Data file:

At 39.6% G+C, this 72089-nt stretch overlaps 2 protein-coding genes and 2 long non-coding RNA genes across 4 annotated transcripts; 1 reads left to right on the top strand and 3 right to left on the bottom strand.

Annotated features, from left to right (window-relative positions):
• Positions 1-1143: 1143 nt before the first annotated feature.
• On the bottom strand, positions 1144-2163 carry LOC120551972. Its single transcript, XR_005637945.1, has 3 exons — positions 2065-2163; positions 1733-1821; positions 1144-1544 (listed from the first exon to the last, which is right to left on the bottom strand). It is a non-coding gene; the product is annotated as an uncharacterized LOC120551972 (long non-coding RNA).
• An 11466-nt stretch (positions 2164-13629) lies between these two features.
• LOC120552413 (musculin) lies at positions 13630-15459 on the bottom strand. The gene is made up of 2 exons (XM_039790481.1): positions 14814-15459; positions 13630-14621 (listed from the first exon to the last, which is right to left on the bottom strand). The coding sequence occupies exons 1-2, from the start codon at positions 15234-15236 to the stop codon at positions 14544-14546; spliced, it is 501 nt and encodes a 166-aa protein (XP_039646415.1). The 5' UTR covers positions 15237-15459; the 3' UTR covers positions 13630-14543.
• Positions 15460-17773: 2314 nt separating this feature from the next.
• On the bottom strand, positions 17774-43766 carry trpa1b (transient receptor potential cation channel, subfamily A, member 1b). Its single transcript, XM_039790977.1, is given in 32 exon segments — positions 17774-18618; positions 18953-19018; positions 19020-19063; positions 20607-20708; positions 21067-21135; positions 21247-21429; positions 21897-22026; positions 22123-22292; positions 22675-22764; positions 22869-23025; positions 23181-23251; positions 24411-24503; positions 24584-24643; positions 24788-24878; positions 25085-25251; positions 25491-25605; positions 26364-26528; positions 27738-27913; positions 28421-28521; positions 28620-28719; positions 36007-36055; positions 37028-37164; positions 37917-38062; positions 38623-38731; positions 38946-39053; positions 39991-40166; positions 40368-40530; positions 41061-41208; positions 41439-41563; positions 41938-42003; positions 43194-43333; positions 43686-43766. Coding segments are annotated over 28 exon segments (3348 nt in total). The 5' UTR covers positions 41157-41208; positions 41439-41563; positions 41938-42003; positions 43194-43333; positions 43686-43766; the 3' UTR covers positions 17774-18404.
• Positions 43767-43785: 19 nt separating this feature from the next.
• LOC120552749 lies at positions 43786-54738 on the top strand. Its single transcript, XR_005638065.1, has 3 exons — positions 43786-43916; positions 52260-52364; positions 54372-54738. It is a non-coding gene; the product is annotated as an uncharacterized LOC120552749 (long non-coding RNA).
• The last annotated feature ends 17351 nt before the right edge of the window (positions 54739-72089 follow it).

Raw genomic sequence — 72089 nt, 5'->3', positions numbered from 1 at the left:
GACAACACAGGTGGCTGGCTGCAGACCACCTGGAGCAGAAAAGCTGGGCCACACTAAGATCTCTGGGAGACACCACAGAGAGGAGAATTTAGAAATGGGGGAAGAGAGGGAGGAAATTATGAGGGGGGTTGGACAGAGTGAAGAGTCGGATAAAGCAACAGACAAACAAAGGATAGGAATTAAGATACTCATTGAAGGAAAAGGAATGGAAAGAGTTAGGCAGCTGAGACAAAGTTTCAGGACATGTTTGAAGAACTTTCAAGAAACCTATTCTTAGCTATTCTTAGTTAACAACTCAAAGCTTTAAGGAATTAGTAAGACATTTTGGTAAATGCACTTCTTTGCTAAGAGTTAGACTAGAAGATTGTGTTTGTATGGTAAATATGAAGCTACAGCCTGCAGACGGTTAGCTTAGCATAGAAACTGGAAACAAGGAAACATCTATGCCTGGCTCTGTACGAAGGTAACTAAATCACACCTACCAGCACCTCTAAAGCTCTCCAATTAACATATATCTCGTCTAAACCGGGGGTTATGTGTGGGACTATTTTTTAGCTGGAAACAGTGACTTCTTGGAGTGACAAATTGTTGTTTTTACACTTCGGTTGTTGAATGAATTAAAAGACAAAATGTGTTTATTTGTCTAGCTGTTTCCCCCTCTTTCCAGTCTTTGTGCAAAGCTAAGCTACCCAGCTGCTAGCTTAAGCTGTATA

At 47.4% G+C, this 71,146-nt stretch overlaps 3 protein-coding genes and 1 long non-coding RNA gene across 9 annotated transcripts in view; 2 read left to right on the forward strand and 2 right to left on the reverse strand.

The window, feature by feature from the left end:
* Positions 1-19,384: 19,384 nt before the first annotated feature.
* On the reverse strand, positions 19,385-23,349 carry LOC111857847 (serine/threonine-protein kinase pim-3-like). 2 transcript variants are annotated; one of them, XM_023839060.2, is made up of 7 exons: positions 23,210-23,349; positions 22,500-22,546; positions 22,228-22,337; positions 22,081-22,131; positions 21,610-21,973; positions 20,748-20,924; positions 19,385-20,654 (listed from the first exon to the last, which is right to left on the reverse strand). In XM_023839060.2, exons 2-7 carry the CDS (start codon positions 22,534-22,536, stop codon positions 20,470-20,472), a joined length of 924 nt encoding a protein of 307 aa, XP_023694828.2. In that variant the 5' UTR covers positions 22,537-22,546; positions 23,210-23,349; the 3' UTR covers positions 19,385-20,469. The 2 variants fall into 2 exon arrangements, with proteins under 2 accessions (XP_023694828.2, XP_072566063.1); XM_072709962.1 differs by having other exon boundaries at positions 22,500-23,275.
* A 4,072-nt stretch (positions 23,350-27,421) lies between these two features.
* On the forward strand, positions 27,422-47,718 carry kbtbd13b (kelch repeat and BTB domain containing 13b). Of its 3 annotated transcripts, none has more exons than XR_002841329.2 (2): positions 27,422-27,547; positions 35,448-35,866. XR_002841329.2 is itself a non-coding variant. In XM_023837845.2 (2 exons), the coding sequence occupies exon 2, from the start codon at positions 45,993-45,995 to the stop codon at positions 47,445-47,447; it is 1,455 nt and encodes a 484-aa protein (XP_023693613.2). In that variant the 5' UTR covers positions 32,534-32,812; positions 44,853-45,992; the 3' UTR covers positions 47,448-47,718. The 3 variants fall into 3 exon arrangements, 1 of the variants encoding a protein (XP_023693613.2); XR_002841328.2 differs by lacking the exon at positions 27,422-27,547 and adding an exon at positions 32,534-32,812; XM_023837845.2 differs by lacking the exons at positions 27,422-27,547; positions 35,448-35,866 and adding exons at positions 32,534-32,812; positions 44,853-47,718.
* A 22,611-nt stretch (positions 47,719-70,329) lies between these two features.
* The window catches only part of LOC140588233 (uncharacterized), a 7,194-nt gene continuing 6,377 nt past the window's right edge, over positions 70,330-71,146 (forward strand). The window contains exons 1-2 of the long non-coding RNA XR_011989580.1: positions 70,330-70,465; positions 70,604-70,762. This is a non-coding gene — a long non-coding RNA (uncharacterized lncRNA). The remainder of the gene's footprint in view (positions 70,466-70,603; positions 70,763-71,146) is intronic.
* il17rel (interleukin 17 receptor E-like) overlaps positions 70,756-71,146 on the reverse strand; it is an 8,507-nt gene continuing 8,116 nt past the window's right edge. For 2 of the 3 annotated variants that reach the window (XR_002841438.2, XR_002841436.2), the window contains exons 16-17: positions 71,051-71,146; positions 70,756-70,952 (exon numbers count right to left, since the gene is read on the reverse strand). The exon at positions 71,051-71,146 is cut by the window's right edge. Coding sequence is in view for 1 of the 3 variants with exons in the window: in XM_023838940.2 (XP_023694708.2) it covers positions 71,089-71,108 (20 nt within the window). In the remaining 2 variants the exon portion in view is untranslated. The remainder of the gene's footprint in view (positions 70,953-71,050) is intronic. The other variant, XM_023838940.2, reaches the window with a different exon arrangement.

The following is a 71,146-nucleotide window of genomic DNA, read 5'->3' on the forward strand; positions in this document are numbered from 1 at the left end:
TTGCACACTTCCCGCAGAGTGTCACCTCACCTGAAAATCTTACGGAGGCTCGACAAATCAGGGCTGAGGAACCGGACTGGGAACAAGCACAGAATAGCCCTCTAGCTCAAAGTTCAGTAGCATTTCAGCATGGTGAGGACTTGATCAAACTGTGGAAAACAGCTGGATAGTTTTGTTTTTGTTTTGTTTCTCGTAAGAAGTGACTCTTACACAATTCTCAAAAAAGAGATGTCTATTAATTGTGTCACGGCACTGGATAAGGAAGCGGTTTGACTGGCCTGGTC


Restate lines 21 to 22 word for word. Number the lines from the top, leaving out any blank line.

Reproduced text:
* The window catches only part of LOC140588233 (uncharacterized), a 7,194-nt gene continuing 6,377 nt past the window's right edge, over positions 70,330-71,146 (forward strand). The window contains exons 1-2 of the long non-coding RNA XR_011989580.1: positions 70,330-70,465; positions 70,604-70,762. This is a non-coding gene — a long non-coding RNA (uncharacterized lncRNA). The remainder of the gene's footprint in view (positions 70,466-70,603; positions 70,763-71,146) is intronic.
* il17rel (interleukin 17 receptor E-like) overlaps positions 70,756-71,146 on the reverse strand; it is an 8,507-nt gene continuing 8,116 nt past the window's right edge. For 2 of the 3 annotated variants that reach the window (XR_002841438.2, XR_002841436.2), the window contains exons 16-17: positions 71,051-71,146; positions 70,756-70,952 (exon numbers count right to left, since the gene is read on the reverse strand). The exon at positions 71,051-71,146 is cut by the window's right edge. Coding sequence is in view for 1 of the 3 variants with exons in the window: in XM_023838940.2 (XP_023694708.2) it covers positions 71,089-71,108 (20 nt within the window). In the remaining 2 variants the exon portion in view is untranslated. The remainder of the gene's footprint in view (positions 70,953-71,050) is intronic. The other variant, XM_023838940.2, reaches the window with a different exon arrangement.